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Ghana: Proposed New Laws, Foreign Investors Must Give Jobs To Locals

Ghana: Proposed New Laws, Foreign Investors Must Give Jobs To Locals

If new laws are approved in a few weeks, foreign investors looking to do business in one of the world’s fastest-growing economies must give 30-80 percent of the jobs they create in Ghana to local workers, according to a report in Business Day Live.

Rather than hamper the free market, the legislation will get rid of the red tape and roll out the red carpet, said Mawuena Trebarh, Ghana’s top investment official, in the report.

Trebarh just returned from a trip to South Africa where she met with business officials in  insurance, banking, mining, tourism, information technology and media. She plans to return soon for discussions with government agencies.

A Ghana-South Africa business forum is planned this year to cement ties and encourage more collaboration with African business partners, according to Business Day Live report.

About half Ghana’s exports go to South Africa. In 2010, there were 11 South African businesses in Ghana; now there are 40, the report says.

According to the proposed new laws, foreign investors will have to register with the Ghana Investment Promotion Center, which will co-ordinate their activities and ensure local participation as Ghana tries to grow local skills and create jobs by growing strategic industries and improving infrastructure, the report says.

Legislation will likely require 30 percent local participation in businesses for core workers, the report says, but in the energy sector, for example, local participation could go as high as 80 percent after five years. For management staff, 50 percent may have to be Ghanaian when a company starts operating.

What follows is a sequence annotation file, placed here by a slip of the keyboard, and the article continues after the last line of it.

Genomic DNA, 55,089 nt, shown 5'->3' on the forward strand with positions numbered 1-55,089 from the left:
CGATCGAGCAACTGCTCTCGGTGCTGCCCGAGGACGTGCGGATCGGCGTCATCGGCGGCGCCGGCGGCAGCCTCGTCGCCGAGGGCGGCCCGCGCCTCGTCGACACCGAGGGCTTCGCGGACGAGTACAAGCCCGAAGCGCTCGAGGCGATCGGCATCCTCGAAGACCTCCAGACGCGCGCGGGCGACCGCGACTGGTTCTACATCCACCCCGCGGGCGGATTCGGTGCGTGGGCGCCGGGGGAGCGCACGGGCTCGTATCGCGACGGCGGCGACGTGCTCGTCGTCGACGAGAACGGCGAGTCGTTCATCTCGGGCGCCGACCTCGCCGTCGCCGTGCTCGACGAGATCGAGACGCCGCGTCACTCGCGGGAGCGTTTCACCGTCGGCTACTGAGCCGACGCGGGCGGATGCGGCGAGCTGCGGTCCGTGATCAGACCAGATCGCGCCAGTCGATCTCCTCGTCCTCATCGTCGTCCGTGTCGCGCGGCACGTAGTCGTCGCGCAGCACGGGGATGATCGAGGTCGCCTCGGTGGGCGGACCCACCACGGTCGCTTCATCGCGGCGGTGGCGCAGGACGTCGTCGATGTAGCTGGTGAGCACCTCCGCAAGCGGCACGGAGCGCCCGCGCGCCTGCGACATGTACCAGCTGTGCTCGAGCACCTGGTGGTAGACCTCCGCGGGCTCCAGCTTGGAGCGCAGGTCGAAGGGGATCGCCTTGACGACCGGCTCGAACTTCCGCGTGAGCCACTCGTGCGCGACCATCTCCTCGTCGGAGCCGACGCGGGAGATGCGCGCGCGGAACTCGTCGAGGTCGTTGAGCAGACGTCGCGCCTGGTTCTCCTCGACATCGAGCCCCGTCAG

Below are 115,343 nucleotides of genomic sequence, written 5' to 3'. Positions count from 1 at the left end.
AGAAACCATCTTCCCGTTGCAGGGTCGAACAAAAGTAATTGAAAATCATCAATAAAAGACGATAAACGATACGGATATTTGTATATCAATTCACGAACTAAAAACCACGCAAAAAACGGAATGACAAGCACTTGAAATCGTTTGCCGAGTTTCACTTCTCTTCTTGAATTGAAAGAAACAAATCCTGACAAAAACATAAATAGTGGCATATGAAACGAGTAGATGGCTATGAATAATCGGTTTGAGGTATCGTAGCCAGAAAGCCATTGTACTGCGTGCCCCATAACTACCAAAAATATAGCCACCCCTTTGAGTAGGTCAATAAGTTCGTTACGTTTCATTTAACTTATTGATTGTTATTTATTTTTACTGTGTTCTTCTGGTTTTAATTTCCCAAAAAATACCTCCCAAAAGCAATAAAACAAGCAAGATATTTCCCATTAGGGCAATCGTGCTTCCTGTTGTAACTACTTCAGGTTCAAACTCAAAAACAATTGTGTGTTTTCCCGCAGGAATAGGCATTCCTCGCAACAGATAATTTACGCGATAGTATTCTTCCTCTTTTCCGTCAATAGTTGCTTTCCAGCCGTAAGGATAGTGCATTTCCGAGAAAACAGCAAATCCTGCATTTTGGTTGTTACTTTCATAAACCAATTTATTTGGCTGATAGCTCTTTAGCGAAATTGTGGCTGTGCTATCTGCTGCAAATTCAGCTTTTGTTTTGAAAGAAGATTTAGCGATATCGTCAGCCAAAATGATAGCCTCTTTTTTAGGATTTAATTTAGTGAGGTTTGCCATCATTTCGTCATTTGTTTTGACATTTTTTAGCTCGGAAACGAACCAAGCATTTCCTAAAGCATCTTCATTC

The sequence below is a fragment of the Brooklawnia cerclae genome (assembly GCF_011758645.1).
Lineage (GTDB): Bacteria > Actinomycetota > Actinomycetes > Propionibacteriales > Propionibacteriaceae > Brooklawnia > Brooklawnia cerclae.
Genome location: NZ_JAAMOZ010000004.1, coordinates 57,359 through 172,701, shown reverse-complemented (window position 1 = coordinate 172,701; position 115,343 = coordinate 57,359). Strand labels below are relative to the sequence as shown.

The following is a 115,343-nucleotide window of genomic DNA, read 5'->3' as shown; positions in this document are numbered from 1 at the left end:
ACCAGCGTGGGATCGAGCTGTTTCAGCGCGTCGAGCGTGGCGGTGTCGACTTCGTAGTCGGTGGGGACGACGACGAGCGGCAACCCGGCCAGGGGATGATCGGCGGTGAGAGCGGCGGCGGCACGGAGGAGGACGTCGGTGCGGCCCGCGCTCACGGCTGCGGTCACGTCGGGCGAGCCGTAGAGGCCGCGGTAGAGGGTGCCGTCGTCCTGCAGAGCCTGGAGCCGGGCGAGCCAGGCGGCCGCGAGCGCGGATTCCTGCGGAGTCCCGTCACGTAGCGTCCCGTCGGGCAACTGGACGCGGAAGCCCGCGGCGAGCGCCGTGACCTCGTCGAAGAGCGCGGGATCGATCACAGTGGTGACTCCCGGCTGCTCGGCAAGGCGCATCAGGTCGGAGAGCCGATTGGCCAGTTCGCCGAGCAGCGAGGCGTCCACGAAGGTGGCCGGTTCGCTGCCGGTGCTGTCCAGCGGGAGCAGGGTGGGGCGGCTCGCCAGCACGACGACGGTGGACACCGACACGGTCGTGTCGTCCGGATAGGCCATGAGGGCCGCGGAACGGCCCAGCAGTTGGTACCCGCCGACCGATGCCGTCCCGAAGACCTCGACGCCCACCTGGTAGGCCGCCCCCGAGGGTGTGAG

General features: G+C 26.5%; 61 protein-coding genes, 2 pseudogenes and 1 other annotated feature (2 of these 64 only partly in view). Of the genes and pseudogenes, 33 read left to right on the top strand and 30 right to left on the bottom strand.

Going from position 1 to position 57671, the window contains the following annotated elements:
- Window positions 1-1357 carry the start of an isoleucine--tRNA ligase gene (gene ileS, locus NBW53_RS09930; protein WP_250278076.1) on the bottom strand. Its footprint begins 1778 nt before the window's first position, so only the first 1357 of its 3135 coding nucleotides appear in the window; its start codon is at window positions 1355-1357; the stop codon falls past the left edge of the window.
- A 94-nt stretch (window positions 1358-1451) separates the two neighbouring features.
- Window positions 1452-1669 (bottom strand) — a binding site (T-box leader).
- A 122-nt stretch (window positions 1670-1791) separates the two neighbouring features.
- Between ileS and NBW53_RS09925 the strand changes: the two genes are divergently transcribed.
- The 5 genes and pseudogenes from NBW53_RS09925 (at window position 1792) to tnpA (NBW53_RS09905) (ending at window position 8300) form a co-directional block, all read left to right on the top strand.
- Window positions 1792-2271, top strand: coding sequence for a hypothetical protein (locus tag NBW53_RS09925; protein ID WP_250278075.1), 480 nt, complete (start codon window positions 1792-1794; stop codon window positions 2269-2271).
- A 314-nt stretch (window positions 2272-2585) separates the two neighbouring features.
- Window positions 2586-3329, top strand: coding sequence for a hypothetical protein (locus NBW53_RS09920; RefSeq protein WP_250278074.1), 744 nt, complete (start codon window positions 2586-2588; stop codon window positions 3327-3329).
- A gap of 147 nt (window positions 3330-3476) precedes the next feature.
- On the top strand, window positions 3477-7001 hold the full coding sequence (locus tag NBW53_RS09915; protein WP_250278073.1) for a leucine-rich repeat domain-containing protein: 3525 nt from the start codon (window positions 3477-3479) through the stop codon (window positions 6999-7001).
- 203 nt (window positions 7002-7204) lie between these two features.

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“We can’t use the excuse there is not enough expertise in the country,” Trebarh was quoted as saying in the report.

Denying the registration process could hamper the free market, Trebarh said the aim is to expand the market rather than deny entry to foreign companies. It’s more about assisting foreign businesses throughout their ventures — guiding them through tax and customs requirements, providing connections and research and encouraging reinvestment, she said.

How is this different from South Africa’s black empowerment legislation and its goal of transforming the post-apartheid economy? In Ghana, the focus is on maximizing local expertise and building a professional skills base, said Trebarh.

Ghana’s corporate tax rate, which maxes out at 25 percent, is competitive with South Africa’s 40 percent corporate tax rate, according to Business Day Live.

As part of the program to improve the investment climate in Ghana, tax holidays will be given for up to 10 years, tax credits for small businesses, investment guarantees and custom duty exemptions on imported industrial plant, machinery and parts.